Commitment – Am I committed?
A lot of times, I find myself in situations where I am at the tip of the spear. Where I’m sitting in a meeting, or standing on a jobsite, and the spotlight finds its way to my direction. The people I’m surrounded with are looking to me to have an answer. There is a problem to be solved. I’m expected to deliver.
Sometimes, I have the right answer. And sometimes, I have just an answer.
Sometimes I have the solution to the problem. Other times, the solution unfolds itself on its own with no input from me.
Am I any more or less of an engineer, a leader, a respected member of a project team if I don’t have the right answer?
Of course not. That’s just my ego messing with the right side of my brain. What matters most is that the problem gets solved. I didn’t let anyone down. I didn’t fail. I simply might not have had the right answer.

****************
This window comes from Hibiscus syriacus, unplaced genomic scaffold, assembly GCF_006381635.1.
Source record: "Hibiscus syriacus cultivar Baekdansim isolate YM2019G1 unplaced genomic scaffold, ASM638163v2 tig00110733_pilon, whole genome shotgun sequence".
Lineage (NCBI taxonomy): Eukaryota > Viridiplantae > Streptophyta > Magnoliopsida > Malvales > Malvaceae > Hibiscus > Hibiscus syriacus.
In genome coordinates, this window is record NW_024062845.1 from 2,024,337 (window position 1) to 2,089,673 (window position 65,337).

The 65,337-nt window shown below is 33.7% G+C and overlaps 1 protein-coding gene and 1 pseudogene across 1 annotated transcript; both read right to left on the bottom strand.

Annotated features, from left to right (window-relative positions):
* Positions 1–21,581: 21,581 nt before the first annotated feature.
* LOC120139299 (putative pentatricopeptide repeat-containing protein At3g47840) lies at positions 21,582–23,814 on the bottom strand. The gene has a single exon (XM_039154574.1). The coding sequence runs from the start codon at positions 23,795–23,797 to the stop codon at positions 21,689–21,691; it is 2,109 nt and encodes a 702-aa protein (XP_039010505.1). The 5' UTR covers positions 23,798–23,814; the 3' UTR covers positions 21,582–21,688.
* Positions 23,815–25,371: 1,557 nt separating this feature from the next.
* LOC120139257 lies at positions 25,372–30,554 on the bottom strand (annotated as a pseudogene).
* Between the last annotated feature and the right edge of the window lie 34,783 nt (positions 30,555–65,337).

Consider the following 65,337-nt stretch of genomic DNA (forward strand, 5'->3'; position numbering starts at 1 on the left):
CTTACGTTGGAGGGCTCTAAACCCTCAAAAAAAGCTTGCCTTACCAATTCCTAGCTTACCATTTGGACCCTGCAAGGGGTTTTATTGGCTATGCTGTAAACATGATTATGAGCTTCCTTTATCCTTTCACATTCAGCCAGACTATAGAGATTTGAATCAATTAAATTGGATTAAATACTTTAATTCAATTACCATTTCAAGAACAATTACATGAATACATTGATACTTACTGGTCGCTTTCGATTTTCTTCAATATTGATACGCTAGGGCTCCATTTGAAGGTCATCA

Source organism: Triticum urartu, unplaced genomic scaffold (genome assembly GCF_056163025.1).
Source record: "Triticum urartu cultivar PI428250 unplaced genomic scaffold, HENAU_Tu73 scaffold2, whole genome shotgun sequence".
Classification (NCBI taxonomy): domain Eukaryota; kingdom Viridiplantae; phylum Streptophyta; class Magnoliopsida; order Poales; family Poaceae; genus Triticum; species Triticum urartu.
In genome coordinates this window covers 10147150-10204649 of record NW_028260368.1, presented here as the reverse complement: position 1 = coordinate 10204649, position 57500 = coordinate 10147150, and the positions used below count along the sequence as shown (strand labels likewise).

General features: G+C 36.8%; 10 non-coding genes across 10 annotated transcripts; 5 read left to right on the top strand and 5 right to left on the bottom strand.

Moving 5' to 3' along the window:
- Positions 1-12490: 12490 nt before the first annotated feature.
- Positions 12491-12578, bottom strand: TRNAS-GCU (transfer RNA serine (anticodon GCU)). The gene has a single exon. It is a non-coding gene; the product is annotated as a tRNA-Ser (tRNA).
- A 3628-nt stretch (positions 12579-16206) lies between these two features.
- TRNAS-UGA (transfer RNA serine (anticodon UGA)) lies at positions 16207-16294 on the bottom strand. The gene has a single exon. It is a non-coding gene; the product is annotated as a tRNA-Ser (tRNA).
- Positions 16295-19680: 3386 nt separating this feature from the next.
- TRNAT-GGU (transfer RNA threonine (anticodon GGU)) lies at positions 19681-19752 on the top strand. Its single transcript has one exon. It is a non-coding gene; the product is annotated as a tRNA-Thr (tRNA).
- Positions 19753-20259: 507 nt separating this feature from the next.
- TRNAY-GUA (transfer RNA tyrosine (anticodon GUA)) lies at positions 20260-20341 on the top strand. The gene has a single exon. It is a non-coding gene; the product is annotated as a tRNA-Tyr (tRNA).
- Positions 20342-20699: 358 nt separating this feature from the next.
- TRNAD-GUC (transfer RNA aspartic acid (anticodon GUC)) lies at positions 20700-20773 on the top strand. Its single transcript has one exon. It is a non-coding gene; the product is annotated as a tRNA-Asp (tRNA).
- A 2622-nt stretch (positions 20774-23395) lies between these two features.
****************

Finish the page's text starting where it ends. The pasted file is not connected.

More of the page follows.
So what happens when I haven’t executed a task in a timely manner? Is that considered a failure? Did I let someone down by NOT finishing something I committed to doing?
In my brain, that’s a fail. I didn’t prioritize and execute. I failed myself.
I got sloppy. I let other “more important things” move to the front of the line, even though, I know full well, they weren’t as important as this thing I failed to do.
Why start an article with a Big Red X on it?
Well, I should have written this article months ago. I kept writing it on my list of things to do. And I kept pushing it off. Not because I didn’t want to write it, but because I was looking for the perfect time. I was wanting to add more research to the work I’d already compiled.